Friday, December 16, 2005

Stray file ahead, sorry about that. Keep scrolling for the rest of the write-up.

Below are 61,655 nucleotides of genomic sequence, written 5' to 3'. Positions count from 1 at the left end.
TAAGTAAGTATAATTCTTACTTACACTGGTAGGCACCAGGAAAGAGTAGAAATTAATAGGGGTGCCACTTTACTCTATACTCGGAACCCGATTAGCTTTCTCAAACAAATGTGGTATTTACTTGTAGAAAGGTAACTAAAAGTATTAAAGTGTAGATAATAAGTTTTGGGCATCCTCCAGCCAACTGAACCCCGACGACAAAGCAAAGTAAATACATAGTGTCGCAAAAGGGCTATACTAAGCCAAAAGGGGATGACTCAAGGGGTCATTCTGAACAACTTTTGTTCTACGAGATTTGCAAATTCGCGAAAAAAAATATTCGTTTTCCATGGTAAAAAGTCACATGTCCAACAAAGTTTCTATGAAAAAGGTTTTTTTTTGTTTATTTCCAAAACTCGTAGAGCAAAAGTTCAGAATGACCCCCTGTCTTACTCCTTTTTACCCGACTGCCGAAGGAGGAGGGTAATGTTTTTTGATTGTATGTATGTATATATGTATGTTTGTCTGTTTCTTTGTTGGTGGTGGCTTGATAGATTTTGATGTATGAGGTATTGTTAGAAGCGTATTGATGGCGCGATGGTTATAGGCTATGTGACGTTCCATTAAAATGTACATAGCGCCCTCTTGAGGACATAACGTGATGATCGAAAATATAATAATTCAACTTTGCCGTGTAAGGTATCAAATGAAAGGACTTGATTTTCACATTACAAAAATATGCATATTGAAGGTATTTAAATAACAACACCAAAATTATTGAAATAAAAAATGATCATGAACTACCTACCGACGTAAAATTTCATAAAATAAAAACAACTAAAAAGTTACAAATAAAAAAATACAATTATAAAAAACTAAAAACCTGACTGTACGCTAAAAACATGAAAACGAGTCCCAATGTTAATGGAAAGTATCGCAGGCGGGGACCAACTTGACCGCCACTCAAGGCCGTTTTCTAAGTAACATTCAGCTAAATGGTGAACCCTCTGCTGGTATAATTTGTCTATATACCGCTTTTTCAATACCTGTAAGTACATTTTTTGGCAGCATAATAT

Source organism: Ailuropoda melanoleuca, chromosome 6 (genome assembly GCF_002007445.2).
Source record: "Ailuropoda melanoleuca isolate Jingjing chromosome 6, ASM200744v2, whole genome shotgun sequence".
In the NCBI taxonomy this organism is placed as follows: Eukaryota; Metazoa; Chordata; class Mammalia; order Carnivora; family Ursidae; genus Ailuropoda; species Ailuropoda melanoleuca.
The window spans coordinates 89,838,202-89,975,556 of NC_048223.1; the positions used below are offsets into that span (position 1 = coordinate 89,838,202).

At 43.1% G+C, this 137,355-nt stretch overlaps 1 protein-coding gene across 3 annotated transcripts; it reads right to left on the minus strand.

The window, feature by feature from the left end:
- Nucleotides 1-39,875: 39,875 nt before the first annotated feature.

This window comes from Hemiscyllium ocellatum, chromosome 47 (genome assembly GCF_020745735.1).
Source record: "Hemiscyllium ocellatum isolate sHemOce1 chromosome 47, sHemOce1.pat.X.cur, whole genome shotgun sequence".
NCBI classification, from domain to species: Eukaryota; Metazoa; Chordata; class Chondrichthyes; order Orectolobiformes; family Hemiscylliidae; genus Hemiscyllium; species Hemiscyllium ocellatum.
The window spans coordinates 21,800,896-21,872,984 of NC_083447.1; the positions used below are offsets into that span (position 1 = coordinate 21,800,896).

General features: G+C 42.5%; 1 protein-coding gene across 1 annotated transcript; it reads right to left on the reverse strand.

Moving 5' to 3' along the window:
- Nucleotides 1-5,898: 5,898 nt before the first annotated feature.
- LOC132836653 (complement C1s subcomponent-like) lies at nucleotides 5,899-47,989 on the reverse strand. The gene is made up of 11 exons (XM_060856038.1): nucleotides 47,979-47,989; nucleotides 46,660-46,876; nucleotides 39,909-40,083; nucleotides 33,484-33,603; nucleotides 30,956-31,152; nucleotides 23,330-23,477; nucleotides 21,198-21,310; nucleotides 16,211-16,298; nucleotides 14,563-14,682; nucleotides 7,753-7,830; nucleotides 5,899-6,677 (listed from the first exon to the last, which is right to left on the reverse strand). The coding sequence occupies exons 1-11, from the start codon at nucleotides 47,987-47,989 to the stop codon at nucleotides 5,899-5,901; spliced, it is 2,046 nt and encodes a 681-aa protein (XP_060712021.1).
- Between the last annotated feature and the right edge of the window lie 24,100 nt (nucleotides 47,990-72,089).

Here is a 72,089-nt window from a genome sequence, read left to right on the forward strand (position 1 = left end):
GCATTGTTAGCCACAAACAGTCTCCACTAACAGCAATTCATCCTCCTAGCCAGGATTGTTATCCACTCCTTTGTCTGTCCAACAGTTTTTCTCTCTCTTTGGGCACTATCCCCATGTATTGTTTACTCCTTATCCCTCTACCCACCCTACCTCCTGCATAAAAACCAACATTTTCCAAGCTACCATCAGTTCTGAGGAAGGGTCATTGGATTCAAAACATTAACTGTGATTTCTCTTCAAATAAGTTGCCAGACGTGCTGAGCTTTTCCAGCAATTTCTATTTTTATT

My friend and neighbor Lisa Neuman died on Dec. 2 at the age of 92. Lisa was an exemplary single woman who lived a full, interesting life. Viennese to the core, she loved well-made pastries and was a devotee of Claude’s patisserie on Fourth Street (though she hated the man and insisted he had once tried to kill his wife). Lisa earned a doctorate in psychology in Vienna, but came to New York in 1937 under the sponsorship of her aunt, a doctor, as the Nazi threat was looming. She got a master’s degree in social work from Smith College, and her first job was at a home for “wayward girls” in Hudson on the Hudson, a town long known for its red-light district. The bulk of her career was spent with the New York City school system. Lisa spoke at least four languages and was an avid world traveler until she was slowed down by macular degeneration. As her world shrank, she took delight in sitting in nearby Winston Churchill Park. If I spied her there, I would join her for a while. She once remarked that the little park was our “Versailles.” Don and I were often guests at Lisa’s Sunday supper parties, where the cast of characters included a water colorist, a pianist, a couple of shrinks, a clockmaker, and an Italian tailor named Pino. After one of these parties, a former co-worker of Lisa’s revealed that she didn’t work too hard during her last days at the Department of Ed. She was often on the phone gossiping with friends and bridge partners. I was happy to know that.